Oliver Belmont

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Oliver Belmont
Oliver Belmont.jpg
Oliver Belmont
Born Oliver Hazard Perry Belmont
November 12, 1858
New York City, New York,
United States
Died June 10, 1908(1908-06-10) (aged 49)
Hempstead, New York,
United States
Resting place
Woodlawn Cemetery
Residence Belcourt Castle
Education St. Paul's School, United States Naval Academy
Occupation Businessman, Politician
Known for Belcourt Castle
Political party
Democrat
Board member of
Day and Night Bank
Spouse(s) Sara Swan Whiting (m. 1882–82)
Alva Erskine Smith Vanderbilt
Children Natica Rives Belmont Burden (1882-1908)
Parents August Belmont
Caroline Slidell Perry
Relatives Perry Belmont, brother
August Belmont, Jr., brother

Oliver Hazard Perry Belmont (November 12, 1858 – June 10, 1908) was an American socialite and United States Representative from New York.

Biography[edit]

Belmont was born in New York City, New York. Oliver's father was August Belmont, a Hessian Jew who came to the United States in 1837 as an agent for the Rothschilds, and accumulated enormous personal wealth. (The oldest race in the Triple Crown, the Belmont Stakes, is named for August Belmont). His mother, Caroline Slidell (née Perry), was the daughter of Commodore Matthew Calbraith Perry, who was renowned for commanding the naval expedition that opened Japan in 1853-54. His maternal great-uncle and namesake was Commodore Oliver Hazard Perry, the victor of the Battle of Lake Erie in 1813.[1]

Belmont attended St. Paul's School, Concord, New Hampshire, and graduated from the United States Naval Academy on June 10, 1880. He was commissioned as a midshipman and served until June 1, 1881, when he resigned.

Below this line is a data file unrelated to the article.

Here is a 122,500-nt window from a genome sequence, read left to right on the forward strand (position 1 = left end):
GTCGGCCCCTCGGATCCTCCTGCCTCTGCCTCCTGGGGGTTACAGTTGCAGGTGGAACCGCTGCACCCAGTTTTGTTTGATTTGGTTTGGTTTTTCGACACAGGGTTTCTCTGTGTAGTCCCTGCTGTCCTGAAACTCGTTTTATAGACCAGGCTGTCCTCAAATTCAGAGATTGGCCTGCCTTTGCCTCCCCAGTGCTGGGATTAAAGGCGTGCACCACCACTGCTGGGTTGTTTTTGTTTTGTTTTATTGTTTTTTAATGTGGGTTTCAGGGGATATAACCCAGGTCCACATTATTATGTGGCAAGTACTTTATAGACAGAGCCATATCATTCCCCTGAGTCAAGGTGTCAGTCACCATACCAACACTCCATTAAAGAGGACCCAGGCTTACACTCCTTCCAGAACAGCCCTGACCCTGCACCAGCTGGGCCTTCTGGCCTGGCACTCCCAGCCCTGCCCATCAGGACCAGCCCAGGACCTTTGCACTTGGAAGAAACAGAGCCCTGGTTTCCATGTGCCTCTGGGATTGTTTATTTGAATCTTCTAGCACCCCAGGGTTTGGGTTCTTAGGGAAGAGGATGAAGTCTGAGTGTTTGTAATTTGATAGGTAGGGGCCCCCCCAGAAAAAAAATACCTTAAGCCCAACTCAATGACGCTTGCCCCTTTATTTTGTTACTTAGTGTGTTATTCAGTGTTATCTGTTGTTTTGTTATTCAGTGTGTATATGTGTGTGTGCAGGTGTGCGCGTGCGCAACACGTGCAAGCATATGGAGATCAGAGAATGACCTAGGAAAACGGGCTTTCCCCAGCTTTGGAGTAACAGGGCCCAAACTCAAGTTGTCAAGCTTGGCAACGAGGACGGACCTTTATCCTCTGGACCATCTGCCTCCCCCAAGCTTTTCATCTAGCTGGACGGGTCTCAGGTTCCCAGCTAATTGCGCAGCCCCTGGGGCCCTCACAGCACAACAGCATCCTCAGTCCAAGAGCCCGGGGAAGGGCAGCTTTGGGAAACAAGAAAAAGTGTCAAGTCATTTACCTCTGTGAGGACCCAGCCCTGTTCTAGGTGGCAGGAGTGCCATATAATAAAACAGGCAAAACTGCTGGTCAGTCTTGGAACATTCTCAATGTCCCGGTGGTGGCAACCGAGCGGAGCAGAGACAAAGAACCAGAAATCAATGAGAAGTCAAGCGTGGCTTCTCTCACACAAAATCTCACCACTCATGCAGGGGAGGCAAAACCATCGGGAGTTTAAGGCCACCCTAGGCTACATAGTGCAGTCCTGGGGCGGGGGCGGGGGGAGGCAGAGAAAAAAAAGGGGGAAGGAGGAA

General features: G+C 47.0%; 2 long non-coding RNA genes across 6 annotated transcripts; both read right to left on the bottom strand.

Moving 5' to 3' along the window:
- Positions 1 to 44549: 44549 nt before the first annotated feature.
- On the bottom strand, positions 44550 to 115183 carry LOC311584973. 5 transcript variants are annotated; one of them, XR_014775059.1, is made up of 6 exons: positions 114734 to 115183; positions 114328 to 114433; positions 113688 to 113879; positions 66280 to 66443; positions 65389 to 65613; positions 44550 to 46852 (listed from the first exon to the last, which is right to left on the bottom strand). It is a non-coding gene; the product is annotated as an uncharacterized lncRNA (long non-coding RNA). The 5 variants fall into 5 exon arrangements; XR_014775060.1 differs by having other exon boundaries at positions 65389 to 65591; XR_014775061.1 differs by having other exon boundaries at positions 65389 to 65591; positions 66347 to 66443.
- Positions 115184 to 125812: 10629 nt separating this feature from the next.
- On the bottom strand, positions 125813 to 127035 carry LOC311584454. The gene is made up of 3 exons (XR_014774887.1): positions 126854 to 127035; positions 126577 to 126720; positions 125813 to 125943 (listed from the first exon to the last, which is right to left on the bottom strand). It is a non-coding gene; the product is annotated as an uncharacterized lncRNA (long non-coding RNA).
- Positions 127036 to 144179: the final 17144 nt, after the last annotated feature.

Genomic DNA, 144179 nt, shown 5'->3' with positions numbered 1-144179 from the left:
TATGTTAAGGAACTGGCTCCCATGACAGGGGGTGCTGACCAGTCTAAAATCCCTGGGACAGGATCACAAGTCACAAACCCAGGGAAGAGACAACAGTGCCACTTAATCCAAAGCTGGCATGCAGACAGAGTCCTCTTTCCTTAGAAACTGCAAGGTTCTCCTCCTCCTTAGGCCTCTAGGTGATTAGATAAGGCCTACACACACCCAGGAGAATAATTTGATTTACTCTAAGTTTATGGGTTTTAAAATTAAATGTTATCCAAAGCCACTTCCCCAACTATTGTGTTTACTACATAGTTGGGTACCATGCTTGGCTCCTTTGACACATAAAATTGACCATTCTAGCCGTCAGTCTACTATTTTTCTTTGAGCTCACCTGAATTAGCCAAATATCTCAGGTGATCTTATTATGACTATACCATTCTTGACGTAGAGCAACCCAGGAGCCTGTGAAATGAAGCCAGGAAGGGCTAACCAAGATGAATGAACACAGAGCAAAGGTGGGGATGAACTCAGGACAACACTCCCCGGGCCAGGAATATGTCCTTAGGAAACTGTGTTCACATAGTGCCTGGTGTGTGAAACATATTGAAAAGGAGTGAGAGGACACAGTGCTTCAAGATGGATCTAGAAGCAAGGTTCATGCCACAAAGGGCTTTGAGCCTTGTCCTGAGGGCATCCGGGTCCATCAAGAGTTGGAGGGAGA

In 1882, Oliver married Sara Swan Whiting, who was pregnant with his child, in Newport, but they divorced the same year. His daughter, Natica, was adopted by her stepfather, George Lockhart Rives and took his last name. She became a prominent New York socialite who was close friends with Alva Belmont, Oliver's second wife. (In 1907, Sara married Williams Proudfoot Burden, brother of James Abercrombie Burden, Jr. She died accidentally from gas lamp asphyxiation in 1908.)[2] Belmont gave Belcourt Castle to his second wife Alva as a wedding gift.[3]

Belmont was a charter member of the Rhode Island Society of the Sons of the Revolution in 1896. He was eligible for membership in the Society by right of his descent from Captain Christopher Raymond Perry who has served as a privateer in the American Revolution.

Belcourt[edit]

Main article: Belcourt Castle
Belcourt, Belmont's summer estate in Newport, Rhode Island

Oliver received a huge inheritance when his father died in 1890. Oliver was a bachelor at the time of his father's death and decided to build a summer house in Newport. Richard Morris Hunt was the architect for Oliver's Newport mansion, Belcourt Castle. Belmont designed Belcourt as he pleased. Hunt was hesitant with the design of Belcourt, but he concentrated on his guiding principle that it was his client's money he was spending. The entire first floor was composed of a multitude of stables for Belmont's prized horses. The monumental Gothic rooms with their huge stained-glass windows were emblazoned with the Belmont coat of arms.

On January 11, 1896 Belmont married Alva Vanderbilt, the ex-wife of William Kissam Vanderbilt.

Belmont was at one time a member of the banking firm of August Belmont and Co., New York City. He became publisher of the Verdict, a weekly paper.

Belmont served as delegate to the Democratic National Convention in 1900, and was elected as a Democrat from New York's 13th District to the Fifty-seventh Congress (March 4, 1901 – March 3, 1903). He was not a candidate for renomination in 1902.

Oliver Belmont died on June 10, 1908 at his Brookholt estate in East Meadow, New York.[4] He was interred in the Woodlawn Cemetery in The Bronx. His mausoleum, designed by Richard Morris Hunt, is an exact replica of the Chapel of St. Hubert at Château d'Amboise in France.

Notes[edit]

References[edit]

 This article incorporates public domain material from websites or documents of the Biographical Directory of the United States Congress.

External links[edit]

Preceded by
Jefferson Monroe Levy
Member of the U.S. House of Representatives
from New York's 13th congressional district

March 4, 1901 – March 3, 1903
Succeeded by
Francis Burton Harrison